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Accepted Paper:

An Airport Project Undone: Narratives of Worth, Economy and Development in a ‘Left-Behind’ Anatolian Province  
Ceren Deniz

Paper short abstract:

In Turkey, beyond major cities, 'province' oversimplifies diverse regions. Despite industrial progress, narratives of being left behind persist in places like Çorum, revealing evolving class dynamics due to global integration, while polarized discourses conceal this transformation.

Paper long abstract:

In Turkey, beyond a handful of major cities, all other areas are commonly labeled as 'taşra' or 'province.' This term, used in the singular, oversimplifies the vast cultural and religious diversity spanning Anatolia and the Thrace region within Turkey's borders. The prevailing perception characterizes provinces as stagnant, resistant to social change, devoid of social stratification, and generally unappealing. Since the 1950s, internal migration to urban centers has spurred industrialization, development, and societal transformations primarily in metropolises, leaving provinces marginalized in both population and regional policies. However, the left behind perception of the province has slightly shifted since the 1990s, with some Anatolian provinces joining global production chains through industrialization, notably central Anatolia becoming the political stronghold of the ruling party for the past 22 years.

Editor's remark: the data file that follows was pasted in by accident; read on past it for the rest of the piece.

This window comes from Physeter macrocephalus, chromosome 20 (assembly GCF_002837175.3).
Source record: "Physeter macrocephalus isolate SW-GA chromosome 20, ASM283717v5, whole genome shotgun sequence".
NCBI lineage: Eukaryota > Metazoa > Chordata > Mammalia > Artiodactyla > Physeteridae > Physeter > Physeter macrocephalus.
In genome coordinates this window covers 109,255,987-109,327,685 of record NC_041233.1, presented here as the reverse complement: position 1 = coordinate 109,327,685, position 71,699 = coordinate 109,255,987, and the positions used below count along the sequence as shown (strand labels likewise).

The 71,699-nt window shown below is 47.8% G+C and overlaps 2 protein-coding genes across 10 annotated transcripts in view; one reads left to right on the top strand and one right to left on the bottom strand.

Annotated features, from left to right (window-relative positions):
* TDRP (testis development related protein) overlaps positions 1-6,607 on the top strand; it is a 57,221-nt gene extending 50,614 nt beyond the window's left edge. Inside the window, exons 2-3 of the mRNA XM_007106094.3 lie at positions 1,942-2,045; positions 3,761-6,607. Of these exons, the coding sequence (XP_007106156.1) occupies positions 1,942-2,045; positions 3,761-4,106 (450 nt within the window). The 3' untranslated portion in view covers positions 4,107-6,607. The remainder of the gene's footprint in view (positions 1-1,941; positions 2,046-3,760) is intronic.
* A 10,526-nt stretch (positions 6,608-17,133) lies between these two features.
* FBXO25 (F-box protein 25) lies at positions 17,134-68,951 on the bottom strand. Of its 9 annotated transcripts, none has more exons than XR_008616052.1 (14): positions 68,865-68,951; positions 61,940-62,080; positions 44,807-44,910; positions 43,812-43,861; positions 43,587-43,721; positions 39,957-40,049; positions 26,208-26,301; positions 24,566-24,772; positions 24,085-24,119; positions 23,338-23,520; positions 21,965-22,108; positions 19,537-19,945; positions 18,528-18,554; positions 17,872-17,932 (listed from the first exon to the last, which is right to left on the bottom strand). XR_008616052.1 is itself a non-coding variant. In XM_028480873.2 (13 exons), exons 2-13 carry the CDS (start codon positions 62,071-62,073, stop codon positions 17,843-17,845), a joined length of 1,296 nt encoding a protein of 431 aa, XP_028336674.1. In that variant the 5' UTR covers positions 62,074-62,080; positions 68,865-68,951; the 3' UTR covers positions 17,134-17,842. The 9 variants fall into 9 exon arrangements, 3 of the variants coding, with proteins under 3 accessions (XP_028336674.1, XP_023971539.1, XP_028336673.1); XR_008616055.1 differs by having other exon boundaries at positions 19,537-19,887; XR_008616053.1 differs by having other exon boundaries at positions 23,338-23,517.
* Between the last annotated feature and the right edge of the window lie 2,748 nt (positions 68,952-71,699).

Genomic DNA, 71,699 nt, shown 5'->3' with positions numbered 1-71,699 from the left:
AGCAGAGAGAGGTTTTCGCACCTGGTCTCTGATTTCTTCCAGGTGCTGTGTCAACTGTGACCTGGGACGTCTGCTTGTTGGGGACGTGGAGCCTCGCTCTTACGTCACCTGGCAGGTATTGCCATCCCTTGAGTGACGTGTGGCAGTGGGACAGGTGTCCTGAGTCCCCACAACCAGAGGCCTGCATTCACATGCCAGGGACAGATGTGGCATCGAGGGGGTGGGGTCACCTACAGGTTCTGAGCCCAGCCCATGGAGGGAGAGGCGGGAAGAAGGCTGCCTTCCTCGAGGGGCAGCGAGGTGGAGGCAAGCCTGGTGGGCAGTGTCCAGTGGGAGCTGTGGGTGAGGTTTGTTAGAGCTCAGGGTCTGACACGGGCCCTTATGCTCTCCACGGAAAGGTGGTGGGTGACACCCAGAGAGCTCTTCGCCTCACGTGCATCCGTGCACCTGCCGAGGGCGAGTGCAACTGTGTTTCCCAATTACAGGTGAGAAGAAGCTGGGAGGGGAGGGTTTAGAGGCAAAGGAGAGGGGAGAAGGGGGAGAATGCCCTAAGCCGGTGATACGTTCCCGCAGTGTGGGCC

Çorum, where I conducted ethnographic research from 2015-2016, is a taşra city in Anatolia. Despite advancements in the machinery sector and export revenues in the last two decades, these narratives persist about being left behind particularly in relation to worth of Çorum and its people. In this talk, I explore public discussions in Çorum, focusing on the long-planned but unfinished airport project spanning 30 years. I delve into how the absence of an airport is perceived, experienced, and negotiated by locals, revealing nuanced narratives of worth in relation to perceived left-behindness. Ultimately, I argue that narratives depicting worthlessness reflect the evolving class dynamics resulting from the city's integration into the global production chain, while polarized discourses of worth aim to obfuscate these transformations.

Panel P047
Living, leaving and undoing ‘left behindness’
  Session 1